In regards to the vacuum pump, it is a two stage unit, that I measured 9 microns as an ultimate vacuum at the head, using a CPS vg200 vacrometer. After measuring from the head, I did a test to see what vacuum it would pull using just the diffusion pump as a chamber, and the gauge read 39 microns. Not an ideal foreline pressure, but from what Iknow, it is enough for diffusion pump operation.

As for my gas system, I have a connection at a local university that may be able to supply me a with D2 cylinder. If that does not work out, I may need to look into setting up D2O electrolysis system to supply my D2.

Going into the feedthrough, my first thought was making something similiar to a design I found on Doug Coulter'a website, using fused silica as the insulator. However, I do lack a lathe, and the necessary materials to work with quartz so that got scratched. My next thought was to use ceramic tubes. My largest concern was the epoxy used to hold the conductor on the tube breaking down and causing arcing. However, if that is not as much of a concern as I thought, then I will reconsider the DIY approach to the feedthrough.

As for grounding, I agree, safety is of the upmost importance with this project. A metal cage is in the plan, along with the "star point" grounding system that is recommended within the faqs on this forum. I also welcome any input and criticism regarding safety reccomendations for the fusor.

Re: Robert Dwyer Fusor Progress

Posted: Mon May 08, 2017 9:09 pm
by Richard Hull
Is your diff pump dry in your chamber test? If it has good oil or any old dry residues in it then you might be pumping water in the oil or residues to make that 39 micron reading. In any event 39 microns in the diff pump with your small chamber should be good enough to start the diff pump with good oil in it. You will, of course, have to move your foreline gauge to the chamber or get another gauge for the fusor chamber. It is best to have two gauges.

Richard Hull

Re: Robert Dwyer Fusor Progress

Posted: Tue May 09, 2017 12:03 am
by Robert Dwyer
Yes, the pump is currently dry. I have yet to obtain any oil for it, but I most likely shall within the next month. The CPS gauge is currently attached to the chamber, but I plan on replacing it with the TC gauge I am repairing, and placing the CPS gauge in the foreline.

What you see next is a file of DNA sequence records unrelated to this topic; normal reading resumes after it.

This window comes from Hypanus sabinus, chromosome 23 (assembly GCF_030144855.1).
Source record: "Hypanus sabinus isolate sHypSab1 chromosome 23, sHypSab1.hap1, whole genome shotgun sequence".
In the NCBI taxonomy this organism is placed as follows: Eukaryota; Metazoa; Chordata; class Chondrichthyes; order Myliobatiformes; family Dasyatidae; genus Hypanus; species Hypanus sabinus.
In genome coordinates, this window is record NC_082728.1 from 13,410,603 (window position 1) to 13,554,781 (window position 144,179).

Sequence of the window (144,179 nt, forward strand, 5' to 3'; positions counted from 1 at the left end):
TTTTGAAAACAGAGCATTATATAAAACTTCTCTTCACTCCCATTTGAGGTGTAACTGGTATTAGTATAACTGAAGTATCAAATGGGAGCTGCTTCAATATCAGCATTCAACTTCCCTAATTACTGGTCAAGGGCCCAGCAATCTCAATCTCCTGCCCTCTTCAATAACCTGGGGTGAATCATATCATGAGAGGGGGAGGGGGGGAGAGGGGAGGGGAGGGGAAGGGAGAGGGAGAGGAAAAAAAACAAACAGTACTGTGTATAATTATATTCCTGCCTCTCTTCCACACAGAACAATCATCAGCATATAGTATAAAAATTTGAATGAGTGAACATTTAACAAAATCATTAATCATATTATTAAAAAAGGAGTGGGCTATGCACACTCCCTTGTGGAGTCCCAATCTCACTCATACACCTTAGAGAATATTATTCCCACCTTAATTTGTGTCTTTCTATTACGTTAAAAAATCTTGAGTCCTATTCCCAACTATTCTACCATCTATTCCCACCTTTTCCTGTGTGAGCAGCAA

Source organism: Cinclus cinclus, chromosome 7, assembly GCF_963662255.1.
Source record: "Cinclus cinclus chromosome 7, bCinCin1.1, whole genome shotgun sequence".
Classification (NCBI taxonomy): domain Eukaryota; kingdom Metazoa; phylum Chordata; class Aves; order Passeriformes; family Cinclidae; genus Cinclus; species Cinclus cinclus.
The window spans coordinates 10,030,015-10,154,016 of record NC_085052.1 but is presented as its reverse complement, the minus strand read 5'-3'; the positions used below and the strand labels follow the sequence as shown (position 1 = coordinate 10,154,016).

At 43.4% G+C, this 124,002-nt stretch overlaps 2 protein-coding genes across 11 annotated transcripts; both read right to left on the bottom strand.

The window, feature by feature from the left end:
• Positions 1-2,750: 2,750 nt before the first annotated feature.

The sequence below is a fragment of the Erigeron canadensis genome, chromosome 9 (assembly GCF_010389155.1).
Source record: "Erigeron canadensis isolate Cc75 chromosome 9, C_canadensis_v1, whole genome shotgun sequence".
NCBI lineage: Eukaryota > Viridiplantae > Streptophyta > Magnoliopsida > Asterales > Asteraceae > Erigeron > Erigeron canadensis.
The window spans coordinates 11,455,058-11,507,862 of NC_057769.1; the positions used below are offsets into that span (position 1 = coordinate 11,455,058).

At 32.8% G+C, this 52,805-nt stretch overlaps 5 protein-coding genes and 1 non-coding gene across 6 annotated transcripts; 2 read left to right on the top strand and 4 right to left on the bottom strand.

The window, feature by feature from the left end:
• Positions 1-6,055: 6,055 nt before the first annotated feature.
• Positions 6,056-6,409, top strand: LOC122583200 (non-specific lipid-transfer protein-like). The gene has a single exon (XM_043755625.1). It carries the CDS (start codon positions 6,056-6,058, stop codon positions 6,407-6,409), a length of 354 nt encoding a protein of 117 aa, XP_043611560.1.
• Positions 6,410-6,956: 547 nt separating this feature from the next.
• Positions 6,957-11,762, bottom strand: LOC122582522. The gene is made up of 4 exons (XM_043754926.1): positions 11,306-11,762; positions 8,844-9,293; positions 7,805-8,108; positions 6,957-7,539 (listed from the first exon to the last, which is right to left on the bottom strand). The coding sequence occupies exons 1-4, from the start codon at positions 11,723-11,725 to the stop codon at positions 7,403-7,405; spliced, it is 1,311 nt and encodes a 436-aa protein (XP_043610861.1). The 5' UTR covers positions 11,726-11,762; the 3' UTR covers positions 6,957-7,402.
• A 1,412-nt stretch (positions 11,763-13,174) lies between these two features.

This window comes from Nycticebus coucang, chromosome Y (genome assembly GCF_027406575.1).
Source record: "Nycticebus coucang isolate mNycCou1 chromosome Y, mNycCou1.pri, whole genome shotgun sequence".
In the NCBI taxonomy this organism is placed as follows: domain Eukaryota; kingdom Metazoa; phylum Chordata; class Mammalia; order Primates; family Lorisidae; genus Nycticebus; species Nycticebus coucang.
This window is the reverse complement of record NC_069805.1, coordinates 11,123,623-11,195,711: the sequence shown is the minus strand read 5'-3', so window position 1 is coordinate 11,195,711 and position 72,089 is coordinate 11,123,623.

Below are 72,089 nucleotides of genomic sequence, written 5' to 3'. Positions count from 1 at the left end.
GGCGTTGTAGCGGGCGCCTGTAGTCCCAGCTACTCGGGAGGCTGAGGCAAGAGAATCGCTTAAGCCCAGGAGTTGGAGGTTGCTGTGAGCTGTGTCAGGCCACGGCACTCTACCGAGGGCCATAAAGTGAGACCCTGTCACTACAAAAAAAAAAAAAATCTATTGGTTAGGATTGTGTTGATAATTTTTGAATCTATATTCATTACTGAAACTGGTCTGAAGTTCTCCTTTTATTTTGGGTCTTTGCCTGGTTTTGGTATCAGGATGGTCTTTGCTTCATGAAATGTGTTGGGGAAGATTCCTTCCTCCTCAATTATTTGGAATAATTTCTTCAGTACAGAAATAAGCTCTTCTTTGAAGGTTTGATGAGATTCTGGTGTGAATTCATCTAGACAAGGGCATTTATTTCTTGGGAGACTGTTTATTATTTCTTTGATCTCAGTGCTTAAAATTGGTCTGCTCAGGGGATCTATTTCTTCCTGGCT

Re: Robert Dwyer Fusor Progress

Posted: Tue Jul 04, 2017 4:38 am
by Robert Dwyer
Hello, I though I might update everyone here to the progress I have made on my fusor.

I have been fairly busy this summer, so not I haven't gotten too many opportunities to put things together, but I have acquired a few very important parts that will help me moving forward.

I will begin with the x-ray transformer. I have finished testing the transformer, and understanding it to a point where I now know how can use it for the fusor's power supply. After testing which leads go to the HV windings, low voltage windings, etc... I finally (with the help of someone much more experienced with HV and transformers than I), did a few live tests of the transformer by applying a very low voltage to the primary in air. These transformers are no joke! We input 1 volt into the primary and got 350 volts out of one of the HV windings! I believe this transformer will be able to output enough power to run my fusor (700 watts). I am planning to make the power supply out of a few sheets of aluminum by welding them together, wiring the transformer and all the internal circuitry inside, filling it with oil, closing the box and then pulling a vacuum on it to make sure any air bubbles will get out of the transformer's windings. Once I begin construction of the supply I will post more pictures and go more in depth into the circuit for the power supply. HV cable, diodes, resistors, and metering equipment have also been purchased. Here is a picture of the transformer: